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Software // Enterprise Applications

Linux Gains Support In Embedded Systems

Vendors are scrambling to support the open-source operating system for devices ranging from cell phones to airplane navigation gear.

Linux is making sufficient inroads into the embedded systems market to send vendors scrambling. The latest example was Wind River Systems, which experts say has 30% of the market for the tiny operating systems that run millions of devices ranging from cellular phones to airplane navigation gear.

Wind River said this week that it has extended its professional-services division to help customers deploy Linux, either alone or with the company's own competing operating system, VxWorks. The announcement came only a week after Wind River said it had joined two prominent open-source groups, which analysts interpreted as, "if you can't beat 'em, join 'em."

Linux is a good fit for embedded systems, in part because 40% to 50% of the systems now in use are built in-house by equipment manufacturers, according to market research firm Venture Development Corp.

Linux "certainly begins to satisfy some of the requirements for these companies who traditionally developed, maintained and supported their own in-house development over the years," Venture Development embedded software analyst Stephen Balacco said. "Linux provides them with the source code, and it also provides them with the control of being able to go in there and make the kinds of changes that need to be made to satisfy their unique requirements. And it's also royalty-free."

Embedded systems can be versions of popular operating systems, such as Microsoft's Windows or Linux; or they can combine an operating system and application in one program running on a specialized microprocessor. The systems are found in automobiles, planes, trains, space vehicles, machine tools, cameras, consumer electronics, cell phones, handheld computers, robots, and toys.

Wind River has seen embedded Linux gain momentum in two of the five industries the company targets: digital consumer electronics and network infrastructure gear used in telecommunications. In these devices, Linux has proven to be a "very capable and powerful operating system," said Dave Fraser, senior VP of products at Wind River. Where the company has not seen much use of Linux is within automotive, aerospace and defense, and manufacturing. "VxWorks is used in lots of applications where Linux is many years away from handling," Fraser said.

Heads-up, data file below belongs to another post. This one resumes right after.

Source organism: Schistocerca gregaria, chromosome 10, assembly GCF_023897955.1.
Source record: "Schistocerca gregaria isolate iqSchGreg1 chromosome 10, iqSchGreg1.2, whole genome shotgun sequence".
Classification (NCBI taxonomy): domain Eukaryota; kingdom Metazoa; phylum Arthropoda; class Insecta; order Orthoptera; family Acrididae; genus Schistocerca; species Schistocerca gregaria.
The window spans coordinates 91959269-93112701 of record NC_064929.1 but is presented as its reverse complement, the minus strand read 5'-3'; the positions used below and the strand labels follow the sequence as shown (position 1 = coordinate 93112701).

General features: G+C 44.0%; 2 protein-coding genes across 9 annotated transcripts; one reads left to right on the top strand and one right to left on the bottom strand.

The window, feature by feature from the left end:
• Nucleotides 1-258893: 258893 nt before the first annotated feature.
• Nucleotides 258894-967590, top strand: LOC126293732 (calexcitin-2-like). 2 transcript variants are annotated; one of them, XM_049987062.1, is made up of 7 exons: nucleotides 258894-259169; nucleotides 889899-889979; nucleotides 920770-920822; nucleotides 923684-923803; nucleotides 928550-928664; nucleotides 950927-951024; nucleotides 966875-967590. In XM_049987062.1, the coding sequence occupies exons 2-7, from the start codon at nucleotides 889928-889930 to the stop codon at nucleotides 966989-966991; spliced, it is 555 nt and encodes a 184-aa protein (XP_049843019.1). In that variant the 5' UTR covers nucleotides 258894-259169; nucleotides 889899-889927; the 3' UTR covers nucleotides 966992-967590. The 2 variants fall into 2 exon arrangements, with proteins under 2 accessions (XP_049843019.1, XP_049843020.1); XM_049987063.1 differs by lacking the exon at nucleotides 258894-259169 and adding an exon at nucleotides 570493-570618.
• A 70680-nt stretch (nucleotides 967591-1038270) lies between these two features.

Linux lacks the maturity, for example, to operate in real-time systems--systems that respond to input signals fast enough to keep an operation moving at its required speed. Such systems are used to control airplanes and space shuttles.

But while Linux is behind proprietary and homegrown systems in this space, the gap is closing.

"There's nothing fundamentally preventing Linux from getting into a lot of real-time applications," said Gordon Haff, an analyst at high-tech researcher Illuminata. "I don't see anything insurmountable for Linux to get there over time, but certainly that's not the low-hanging fruit today."

In general, embedded-system developers are moving away from building their own software, preferring instead to shave development time by using pre-built components. Because Linux source code is available for free, it's a natural fit for such highly skilled developers.

"We see the commercial use of Linux growing at a faster pace over our forecast, which goes out to 2007, than the overall embedded software industry," Balacco said.

Among the vendors taking advantage of this trend are MontaVista Software and TimeSys. Both companies offer Linux-based embedded software and sell services and application development tools in support of the platform.

Wind River is willing to provide the professional services and the development tools for Linux, but doesn't plan to distribute the operating system. "We don't believe there's that much value (to customers), right now, in providing a Linux distribution," Fraser said.

Wind River has joined the Open Source Development Labs, which develops and promotes Linux; and the Eclipse Consortium, which was launched by IBM to build better open-source programming tools.

Wind River will join the OSDL group building specifications for telecommunications equipment makers. Telecommunication manufacturers are the biggest customers for VxWorks, and many of those companies are using the operating system along with Linux.

For some, the shift in the embedded market to Linux and open source tools appears inevitable, and vendors will have to adapt to survive.

"The preferences of the developers really do matter a lot," said Steven Weber, an associate professor at the University of California, Berkeley, who has written extensively about open-source software models. "And a lot of developers prefer to use the open-source code; partly out of familiarity, partly because of the well-known advantages of open-source code and support from the community; and sometimes as a statement" against non-standard software.

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